Side effects

Had my third diagnostic interview today, some hopeful things, some sobering realisations, will write more about that soon. Need to write about something else for a minute.

Like I’m running a marathon.
(Although honestly, I have no idea what that feels like.)
Constantly out of breath.
Heart beating in my throat.
Palpitations. Randomly.
Can’t concentrate.
Tunnel vision.
Shaking hands.
Nausea.
Cold sweats.
Hot flashes.
Insomnia.
Restlessness.
Muscle pain in my thigh from unaccustomed stimming.
Meaning I’m jiggling my left leg non-stop now.

Dealing with people and sounds and lights is becoming more impossible by the day. I’m getting to the point where a trip to the supermarket leaves me gasping for breath for 10 minutes afterwards.

“Anxiety is a common side effect of giving up smoking.”

Is inability to function a common side effect as well?
It’s been two weeks since I quit. Hoping this gets better. Very soon.

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16 thoughts on “Side effects

  1. :-/ I wish I had something helpful to say. I’ve dealt with my own addiction issues, but not substance addiction, and I know it’s a whole different thing that I’m not really in a place to comment on. I don’t like it when people tell me “I know X will happen” when they don’t actually, so I am going to not say “I know you’ll get through this,” and I’ll just say I’ve seen people give up substance addictions and it SUCKS…but only for a while. I really hope you get through it without it becoming too overwhelming. I’m rooting for you.

    • Thanks. That really means a lot. 🙂

      I reckon I’m already past the actual substance addiction part, since they say it takes about three days to get through nicotine withdrawal and I’m on 14 days. But everything else is getting worse. The physical symptoms of not having a coping mechanism anymore? No idea. It sucks though.

  2. Congratulations with the 2 weeks! Well done!

    It is said to take 8 years until the last bits of addiction is gone… but obviously the first few weeks & then months are the hardest.

    I stopped smoking many years ago (many times, actually;-) I recognise many of the symptoms on your list especially high anxiety and heightened sensory sensitivity. Back then I did not have a job and was walking for hours every day, and the first days after I quit I spent in a forest (only going home to sleep) so I did not have to deal with any people or the sensory chaos of everyday city life. I also did not have any friends or commitments or telephone for that matter, so it was easy for me to avoid everything. The effect wore off more and more but withdrawal symptoms still popped up many months after quitting. The reason I started again many times was when I didn’t recognise them as withdrawal symptoms and just felt I was unable to cope with life and needed something familiar to hold on to.

    • I wish I could spend my days in a forest too, that sounds wonderful. Although I’d probably get hungry after a while, lol. And it would probably get me fired.

      It’s good to know that you went through the same thing. Everyone I’ve heard talk about quitting tells a completely different story than this. How the urge to light up is overwhelming, something I don’t experience at all. I just want the madness to stop. There’s no association between that and smoking in my head, although I cognitively know that smoking would relieve some of the symptoms. I’m not even that bothered by other people smoking. It’s just the rest I feel I can’t cope with.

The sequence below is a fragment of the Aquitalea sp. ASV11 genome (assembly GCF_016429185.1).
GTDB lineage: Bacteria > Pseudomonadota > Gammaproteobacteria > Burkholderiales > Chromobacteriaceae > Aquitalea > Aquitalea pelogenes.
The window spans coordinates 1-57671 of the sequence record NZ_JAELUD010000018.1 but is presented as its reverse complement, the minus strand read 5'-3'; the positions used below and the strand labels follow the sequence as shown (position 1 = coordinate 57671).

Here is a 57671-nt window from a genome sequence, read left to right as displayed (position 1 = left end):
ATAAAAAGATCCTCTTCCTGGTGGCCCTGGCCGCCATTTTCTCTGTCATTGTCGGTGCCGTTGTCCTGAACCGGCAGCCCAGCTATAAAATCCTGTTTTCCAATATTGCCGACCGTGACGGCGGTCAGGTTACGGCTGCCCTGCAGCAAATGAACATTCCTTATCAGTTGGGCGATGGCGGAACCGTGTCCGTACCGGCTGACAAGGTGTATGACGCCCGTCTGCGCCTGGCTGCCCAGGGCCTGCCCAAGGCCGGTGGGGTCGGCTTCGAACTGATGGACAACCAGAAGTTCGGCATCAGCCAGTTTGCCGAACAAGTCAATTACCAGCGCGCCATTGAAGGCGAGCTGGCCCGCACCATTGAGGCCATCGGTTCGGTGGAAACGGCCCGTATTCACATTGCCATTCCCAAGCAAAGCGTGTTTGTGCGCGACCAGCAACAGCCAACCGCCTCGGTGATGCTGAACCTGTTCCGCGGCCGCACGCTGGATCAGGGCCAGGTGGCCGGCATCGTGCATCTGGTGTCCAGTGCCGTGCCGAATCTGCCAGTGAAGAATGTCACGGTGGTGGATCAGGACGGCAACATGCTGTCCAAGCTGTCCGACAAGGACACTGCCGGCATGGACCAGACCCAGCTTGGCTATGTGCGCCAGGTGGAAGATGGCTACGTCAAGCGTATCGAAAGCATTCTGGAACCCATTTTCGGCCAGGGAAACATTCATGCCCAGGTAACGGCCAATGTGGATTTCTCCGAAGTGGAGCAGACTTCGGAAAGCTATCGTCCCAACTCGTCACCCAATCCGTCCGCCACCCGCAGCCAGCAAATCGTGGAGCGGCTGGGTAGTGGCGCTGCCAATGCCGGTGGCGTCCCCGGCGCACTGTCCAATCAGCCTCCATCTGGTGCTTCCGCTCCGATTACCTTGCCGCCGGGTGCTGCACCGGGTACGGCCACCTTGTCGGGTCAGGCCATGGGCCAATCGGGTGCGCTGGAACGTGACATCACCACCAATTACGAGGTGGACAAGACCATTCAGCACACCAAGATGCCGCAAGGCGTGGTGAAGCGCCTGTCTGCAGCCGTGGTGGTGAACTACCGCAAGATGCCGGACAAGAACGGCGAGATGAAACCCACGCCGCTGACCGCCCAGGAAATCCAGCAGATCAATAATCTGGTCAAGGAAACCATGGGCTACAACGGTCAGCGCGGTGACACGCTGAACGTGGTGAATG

• There’s no association between that and smoking in my head, although I cognitively know that smoking would relieve some of the symptoms.

        That does sound quite similar. On some points lack of mental coherence (not connecting the dots) can be a good thing:-)

        • And my first real experience with theory of mind to be honest! Because I was far more affected by someone I care for and feel close to lighting up a smoke. Almost as if with him, I could link it to the pleasure he was getting from it, and in that way I could feel an empathic link between his pleasure and my pleasure. Strangers smoking? Doesn’t affect me at all.

    • Basically, a certain kind of mental health drug I have been using for the past 17 years to help me cope with things is actually really bad for my health so I have to stop using it. But there’s nothing to take its place. That’s the black hole I’ve fallen into.

      • This is very insightful. I don’t smoke, but working in mental health for years, I’ve seen many MH consumers who self-medicate with tobacco. Breaking off the habit is crazy hard, my best wishes to you.

        I remember my diagnosis. The process nearly gave me a nervous breakdown. I send you even more warm wishes.

        Lori

    • Thanks! I do hope so. Because right now, even with sedatives, my quality of life has gone down the drain so quickly that I’m not so sure this is the right choice for me. I will keep at it for a couple months longer though.

  3. Well, my GP has put me on a week’s supply of Oxazepam to see if that helps.

    I guess it does because I’m suddenly really REALLY craving a smoke, instead of dealing with all the other stuff. *dies laughing*

  4. My withdrawal symptoms are making me more openly autistic. I feel so uncomfortable looking people in the eye. I’m stimming all over the place. It feels like all my coping skills, all my ability at passing when necessary, is completely gone.

    • I’m actually doing a lot better today, thanks! Because I stopped listening to my GP and listened to my instincts. I’ve stopped taking the oxazepam and started taking varenicline again, giving me a steady dopamine drip. I can look people in the eye again, my anxiety is manageable, and I’m not constantly stimming. And I had a nap! 😀

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